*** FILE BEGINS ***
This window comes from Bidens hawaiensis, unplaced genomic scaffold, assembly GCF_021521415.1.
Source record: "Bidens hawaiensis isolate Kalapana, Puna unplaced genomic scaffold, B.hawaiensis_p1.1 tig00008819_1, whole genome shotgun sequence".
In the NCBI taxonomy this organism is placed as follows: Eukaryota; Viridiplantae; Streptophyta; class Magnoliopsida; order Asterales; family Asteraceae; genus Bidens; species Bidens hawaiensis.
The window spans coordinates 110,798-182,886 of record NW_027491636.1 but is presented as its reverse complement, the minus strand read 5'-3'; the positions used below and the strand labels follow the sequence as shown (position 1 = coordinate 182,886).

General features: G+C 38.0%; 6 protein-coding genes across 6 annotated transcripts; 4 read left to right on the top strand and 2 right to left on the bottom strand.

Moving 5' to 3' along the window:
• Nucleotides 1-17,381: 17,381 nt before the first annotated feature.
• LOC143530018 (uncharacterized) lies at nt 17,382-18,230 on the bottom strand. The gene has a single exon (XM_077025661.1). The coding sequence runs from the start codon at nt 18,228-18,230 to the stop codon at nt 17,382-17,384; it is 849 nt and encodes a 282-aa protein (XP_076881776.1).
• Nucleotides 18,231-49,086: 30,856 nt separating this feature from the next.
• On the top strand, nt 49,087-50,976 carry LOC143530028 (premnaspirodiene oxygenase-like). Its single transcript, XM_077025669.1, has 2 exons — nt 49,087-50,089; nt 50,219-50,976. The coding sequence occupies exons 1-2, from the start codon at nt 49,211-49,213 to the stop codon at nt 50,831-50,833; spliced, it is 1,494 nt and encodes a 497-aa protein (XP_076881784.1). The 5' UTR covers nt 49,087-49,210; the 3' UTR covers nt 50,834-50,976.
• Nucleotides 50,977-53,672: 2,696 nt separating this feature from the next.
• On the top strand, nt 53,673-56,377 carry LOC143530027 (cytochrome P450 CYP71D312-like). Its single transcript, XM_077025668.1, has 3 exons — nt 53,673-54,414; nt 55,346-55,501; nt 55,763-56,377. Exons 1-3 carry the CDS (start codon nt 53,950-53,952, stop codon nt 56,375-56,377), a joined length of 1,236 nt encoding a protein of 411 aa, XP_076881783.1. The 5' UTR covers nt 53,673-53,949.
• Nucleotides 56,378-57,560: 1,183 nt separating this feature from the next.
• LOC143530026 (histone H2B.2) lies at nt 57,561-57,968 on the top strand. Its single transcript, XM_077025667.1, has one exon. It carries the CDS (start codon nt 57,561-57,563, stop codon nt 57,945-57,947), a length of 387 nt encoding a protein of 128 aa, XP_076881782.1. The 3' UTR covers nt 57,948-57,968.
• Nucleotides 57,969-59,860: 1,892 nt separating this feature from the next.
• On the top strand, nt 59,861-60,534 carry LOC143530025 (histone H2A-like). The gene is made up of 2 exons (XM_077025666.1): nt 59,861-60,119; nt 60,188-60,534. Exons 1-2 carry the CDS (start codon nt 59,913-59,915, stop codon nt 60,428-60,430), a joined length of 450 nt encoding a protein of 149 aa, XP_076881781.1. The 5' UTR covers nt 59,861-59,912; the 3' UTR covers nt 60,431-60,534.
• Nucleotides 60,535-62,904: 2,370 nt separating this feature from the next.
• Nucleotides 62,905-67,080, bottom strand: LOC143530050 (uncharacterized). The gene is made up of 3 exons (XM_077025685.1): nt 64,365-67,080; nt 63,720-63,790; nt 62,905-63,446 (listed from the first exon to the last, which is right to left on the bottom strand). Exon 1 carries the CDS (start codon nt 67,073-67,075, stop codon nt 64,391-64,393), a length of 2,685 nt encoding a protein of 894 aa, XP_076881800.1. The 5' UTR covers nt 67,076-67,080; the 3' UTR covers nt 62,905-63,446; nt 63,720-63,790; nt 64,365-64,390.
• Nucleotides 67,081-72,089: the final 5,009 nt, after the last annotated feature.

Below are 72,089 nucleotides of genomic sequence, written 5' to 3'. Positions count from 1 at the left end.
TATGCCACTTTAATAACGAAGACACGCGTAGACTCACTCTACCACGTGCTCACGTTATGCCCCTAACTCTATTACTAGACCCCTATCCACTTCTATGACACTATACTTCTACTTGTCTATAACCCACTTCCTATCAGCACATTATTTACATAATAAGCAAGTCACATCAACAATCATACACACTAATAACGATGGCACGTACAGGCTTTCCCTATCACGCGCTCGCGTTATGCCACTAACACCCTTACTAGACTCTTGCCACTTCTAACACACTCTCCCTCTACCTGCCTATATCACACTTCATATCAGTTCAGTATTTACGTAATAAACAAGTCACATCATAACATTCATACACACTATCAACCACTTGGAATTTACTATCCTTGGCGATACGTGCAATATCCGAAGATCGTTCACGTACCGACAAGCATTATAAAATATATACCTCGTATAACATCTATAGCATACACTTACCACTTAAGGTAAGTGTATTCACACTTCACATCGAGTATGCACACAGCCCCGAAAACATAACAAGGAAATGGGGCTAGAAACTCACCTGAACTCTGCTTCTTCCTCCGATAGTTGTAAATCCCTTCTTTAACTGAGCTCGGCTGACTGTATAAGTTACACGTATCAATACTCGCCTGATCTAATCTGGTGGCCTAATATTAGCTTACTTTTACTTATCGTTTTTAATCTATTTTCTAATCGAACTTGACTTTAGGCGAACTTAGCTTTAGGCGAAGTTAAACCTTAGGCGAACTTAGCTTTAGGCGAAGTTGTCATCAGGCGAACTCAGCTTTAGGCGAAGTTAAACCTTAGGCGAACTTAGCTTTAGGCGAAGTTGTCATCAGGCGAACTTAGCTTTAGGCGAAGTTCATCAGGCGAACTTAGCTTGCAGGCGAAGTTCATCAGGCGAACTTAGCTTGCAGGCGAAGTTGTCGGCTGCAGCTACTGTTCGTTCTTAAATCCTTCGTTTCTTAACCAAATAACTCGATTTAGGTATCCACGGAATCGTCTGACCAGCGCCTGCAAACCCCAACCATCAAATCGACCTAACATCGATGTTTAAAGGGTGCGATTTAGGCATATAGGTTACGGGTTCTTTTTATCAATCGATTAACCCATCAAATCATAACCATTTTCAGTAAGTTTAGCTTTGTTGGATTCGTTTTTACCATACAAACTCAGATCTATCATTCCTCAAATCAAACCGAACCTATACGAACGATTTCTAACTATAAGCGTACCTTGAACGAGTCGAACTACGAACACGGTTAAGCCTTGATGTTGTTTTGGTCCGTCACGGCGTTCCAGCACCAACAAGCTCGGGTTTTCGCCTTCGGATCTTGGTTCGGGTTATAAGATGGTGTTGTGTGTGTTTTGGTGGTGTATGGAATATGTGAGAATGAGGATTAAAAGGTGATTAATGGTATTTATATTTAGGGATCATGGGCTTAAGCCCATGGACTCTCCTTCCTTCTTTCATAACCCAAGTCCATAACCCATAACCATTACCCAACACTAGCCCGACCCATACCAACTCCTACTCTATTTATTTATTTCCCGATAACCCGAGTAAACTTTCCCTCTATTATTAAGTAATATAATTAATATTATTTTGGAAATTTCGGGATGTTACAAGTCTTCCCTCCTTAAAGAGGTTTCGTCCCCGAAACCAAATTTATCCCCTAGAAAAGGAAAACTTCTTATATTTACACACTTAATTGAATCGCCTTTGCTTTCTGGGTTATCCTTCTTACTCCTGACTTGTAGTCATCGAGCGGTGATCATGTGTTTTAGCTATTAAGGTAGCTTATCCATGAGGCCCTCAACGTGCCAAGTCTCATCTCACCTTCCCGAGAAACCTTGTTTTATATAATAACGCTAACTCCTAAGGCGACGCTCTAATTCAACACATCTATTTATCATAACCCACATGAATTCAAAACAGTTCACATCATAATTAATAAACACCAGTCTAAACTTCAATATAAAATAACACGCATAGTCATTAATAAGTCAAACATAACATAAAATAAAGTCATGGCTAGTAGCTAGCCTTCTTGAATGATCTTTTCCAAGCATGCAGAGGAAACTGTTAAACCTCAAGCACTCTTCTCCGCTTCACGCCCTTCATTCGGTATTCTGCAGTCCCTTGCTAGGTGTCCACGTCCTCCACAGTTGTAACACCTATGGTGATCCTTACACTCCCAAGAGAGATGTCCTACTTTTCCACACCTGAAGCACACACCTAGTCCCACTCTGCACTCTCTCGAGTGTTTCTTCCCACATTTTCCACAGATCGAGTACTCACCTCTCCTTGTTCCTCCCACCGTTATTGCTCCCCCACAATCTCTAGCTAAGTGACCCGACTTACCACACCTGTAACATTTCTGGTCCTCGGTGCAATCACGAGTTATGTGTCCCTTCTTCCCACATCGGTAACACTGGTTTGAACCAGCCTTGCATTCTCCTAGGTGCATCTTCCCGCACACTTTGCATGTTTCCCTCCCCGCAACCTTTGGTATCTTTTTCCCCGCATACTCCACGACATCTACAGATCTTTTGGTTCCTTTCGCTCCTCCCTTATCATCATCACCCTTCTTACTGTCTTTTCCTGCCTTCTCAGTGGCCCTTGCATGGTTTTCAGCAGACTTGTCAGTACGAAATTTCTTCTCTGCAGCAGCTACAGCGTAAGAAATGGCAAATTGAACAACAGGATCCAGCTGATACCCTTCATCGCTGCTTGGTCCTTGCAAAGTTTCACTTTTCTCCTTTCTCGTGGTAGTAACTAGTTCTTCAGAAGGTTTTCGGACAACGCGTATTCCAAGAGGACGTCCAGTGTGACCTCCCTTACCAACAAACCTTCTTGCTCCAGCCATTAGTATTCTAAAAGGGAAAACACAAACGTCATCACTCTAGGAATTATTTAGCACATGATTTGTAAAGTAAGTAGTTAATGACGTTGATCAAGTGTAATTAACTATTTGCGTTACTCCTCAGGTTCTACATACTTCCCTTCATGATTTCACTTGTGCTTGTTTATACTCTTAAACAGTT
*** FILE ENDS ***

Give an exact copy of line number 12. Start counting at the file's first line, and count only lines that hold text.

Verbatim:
• On the top strand, nt 53,673-56,377 carry LOC143530027 (cytochrome P450 CYP71D312-like). Its single transcript, XM_077025668.1, has 3 exons — nt 53,673-54,414; nt 55,346-55,501; nt 55,763-56,377. Exons 1-3 carry the CDS (start codon nt 53,950-53,952, stop codon nt 56,375-56,377), a joined length of 1,236 nt encoding a protein of 411 aa, XP_076881783.1. The 5' UTR covers nt 53,673-53,949.